If you feel a bit skeptical about reaching out to your customers via email, we can guess why. Who can forget the early days of email marketing, your inbox filled with endless spam advertising just about everything — from cheap retail products to a mysterious relative in Nigeria who left you 10 million dollars after an untimely death.
It would be unfair to put an equals sign between spamming and actual email campaigns. Spamming is illegal and wildly ineffective. Email marketing, on the other hand, can generate $38 for every $1 spent.
Email marketing’s effectiveness stems from two simple facts:
- People on your email list willingly gave you their contact information — 73% of millennials prefer communications from businesses to come via email. (Adestra, 2016)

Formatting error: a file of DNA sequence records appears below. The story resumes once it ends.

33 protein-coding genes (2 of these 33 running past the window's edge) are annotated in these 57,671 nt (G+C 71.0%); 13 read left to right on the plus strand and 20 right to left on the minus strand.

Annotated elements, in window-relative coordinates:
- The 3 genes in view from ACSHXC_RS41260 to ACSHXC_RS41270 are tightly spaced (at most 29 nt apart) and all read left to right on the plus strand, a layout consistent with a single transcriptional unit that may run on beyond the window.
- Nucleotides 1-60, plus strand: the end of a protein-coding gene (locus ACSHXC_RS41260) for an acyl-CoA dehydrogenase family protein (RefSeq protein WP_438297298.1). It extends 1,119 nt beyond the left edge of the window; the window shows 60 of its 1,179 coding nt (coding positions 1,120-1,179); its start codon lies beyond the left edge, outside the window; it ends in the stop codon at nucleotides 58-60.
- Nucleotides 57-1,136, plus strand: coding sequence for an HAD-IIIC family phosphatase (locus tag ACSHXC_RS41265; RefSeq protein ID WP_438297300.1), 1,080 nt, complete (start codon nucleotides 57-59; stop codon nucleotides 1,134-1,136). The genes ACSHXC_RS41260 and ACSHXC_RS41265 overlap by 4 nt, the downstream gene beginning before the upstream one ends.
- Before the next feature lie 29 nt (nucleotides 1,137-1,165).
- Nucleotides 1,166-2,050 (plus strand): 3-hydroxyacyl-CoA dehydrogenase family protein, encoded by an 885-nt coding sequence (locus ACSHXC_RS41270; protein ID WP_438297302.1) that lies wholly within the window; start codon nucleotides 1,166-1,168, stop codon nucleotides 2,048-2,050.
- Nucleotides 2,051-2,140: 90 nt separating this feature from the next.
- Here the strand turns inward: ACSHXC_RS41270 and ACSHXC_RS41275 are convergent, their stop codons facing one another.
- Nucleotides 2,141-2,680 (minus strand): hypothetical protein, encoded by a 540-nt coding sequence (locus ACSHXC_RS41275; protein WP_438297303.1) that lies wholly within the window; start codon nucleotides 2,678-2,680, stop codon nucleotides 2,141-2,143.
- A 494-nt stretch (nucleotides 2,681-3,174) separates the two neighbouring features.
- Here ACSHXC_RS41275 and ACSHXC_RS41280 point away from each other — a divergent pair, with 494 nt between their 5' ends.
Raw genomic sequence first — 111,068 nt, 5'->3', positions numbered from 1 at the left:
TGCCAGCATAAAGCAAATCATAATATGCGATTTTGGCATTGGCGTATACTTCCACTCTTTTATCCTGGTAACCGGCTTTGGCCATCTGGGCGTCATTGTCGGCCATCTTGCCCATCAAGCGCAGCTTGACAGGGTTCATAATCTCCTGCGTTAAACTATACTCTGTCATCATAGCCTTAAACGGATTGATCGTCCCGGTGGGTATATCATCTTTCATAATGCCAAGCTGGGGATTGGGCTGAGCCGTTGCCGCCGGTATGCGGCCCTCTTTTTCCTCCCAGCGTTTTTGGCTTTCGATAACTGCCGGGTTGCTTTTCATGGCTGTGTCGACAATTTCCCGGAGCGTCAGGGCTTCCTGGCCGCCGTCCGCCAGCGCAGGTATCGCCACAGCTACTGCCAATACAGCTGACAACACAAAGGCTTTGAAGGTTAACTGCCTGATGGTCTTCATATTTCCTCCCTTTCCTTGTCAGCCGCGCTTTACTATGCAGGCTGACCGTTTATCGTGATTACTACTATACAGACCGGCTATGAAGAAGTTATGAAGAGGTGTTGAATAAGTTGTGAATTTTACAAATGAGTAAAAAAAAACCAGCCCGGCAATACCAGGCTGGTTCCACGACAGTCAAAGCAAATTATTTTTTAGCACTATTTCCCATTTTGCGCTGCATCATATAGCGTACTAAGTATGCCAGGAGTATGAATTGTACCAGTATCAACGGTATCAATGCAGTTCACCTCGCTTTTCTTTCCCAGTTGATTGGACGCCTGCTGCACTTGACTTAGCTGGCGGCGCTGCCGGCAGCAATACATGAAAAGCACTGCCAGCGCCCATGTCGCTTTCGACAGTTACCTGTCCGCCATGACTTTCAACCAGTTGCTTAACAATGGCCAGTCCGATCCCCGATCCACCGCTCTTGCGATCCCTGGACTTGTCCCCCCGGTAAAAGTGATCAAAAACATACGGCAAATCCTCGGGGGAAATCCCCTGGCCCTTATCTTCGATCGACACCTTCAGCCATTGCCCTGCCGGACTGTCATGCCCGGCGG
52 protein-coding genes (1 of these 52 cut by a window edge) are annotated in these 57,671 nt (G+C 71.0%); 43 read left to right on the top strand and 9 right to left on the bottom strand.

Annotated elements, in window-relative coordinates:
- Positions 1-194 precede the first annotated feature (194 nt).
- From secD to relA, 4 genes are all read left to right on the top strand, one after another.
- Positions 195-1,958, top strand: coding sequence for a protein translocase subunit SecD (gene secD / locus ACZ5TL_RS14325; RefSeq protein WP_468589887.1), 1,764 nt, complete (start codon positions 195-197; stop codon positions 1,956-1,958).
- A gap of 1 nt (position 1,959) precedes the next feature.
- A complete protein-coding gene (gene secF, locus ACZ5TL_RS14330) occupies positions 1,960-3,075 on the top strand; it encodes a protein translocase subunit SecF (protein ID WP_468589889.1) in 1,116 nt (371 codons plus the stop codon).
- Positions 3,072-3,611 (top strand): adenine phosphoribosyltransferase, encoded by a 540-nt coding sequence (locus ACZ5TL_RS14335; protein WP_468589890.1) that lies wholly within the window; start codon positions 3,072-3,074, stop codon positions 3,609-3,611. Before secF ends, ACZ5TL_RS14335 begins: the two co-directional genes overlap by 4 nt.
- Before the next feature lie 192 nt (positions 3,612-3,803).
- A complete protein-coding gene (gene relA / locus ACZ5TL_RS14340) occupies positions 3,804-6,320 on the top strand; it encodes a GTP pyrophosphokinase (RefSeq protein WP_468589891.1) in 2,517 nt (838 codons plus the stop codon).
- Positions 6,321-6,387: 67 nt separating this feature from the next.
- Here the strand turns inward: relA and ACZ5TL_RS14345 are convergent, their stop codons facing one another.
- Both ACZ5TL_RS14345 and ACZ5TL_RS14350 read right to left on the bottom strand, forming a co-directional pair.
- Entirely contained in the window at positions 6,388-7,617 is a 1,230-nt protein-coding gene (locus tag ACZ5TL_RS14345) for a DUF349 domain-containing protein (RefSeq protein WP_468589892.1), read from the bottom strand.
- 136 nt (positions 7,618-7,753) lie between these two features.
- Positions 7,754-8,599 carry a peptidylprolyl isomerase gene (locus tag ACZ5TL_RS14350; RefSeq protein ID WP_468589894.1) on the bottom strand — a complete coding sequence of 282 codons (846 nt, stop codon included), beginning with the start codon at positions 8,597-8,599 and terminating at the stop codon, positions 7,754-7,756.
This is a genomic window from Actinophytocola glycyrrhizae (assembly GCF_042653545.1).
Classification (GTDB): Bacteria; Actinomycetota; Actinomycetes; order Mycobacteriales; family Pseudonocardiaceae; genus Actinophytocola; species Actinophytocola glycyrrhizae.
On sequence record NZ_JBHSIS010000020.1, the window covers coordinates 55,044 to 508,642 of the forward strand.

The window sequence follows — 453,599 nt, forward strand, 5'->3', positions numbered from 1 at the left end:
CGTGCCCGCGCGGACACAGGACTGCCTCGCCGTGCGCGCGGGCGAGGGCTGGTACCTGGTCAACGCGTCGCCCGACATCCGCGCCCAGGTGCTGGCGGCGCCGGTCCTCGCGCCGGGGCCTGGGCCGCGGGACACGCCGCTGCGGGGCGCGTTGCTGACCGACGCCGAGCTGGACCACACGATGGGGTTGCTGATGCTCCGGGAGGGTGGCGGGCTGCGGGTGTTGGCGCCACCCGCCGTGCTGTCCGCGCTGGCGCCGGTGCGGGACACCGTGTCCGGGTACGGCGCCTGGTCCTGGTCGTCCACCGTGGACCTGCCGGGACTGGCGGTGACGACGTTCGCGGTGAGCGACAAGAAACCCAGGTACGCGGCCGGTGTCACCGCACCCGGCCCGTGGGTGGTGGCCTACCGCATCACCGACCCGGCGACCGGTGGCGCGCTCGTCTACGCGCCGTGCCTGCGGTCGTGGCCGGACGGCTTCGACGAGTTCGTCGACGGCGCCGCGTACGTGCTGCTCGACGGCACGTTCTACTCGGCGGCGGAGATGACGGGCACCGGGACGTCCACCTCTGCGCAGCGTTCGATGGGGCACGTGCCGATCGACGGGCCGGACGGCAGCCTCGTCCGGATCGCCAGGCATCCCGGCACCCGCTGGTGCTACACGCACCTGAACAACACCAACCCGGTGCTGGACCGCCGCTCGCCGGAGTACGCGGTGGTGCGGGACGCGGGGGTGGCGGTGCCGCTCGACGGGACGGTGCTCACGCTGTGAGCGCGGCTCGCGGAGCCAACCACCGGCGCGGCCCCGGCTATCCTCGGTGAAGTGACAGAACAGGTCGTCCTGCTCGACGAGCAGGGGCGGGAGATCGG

- This action implies they want to hear from you — 59% of respondents say marketing emails influence their purchase decisions (SaleCycle, 2018)
Successful e-commerce businesses know this trust should not be taken for granted. Email campaigns that produce results require a well-thought-out strategy — so let’s discover their secrets.
1. Pay attention to location and language
One consideration that is incredibly important for e-commerce businesses in the Middle East is making sure email campaigns are adjusted to Arabic-speaking audience. Many email marketing automation platforms come with templates for various types of campaigns. However, their interface is usually created with Western-audience in mind.
Since the Arabic language is read from right to left, the Middle Eastern audience is more likely to pay closer attention to page elements like text, images and CTA’s that are located on the right side of the screen.
Here you can find some advice on adjusting page layout to the needs of the Middle Eastern audience. You can keep them in mind even if your campaigns are in English. While your email doesn’t have to be a piece of art, it should be simple, user-friendly and prompt readers to action.
2. Segment your audience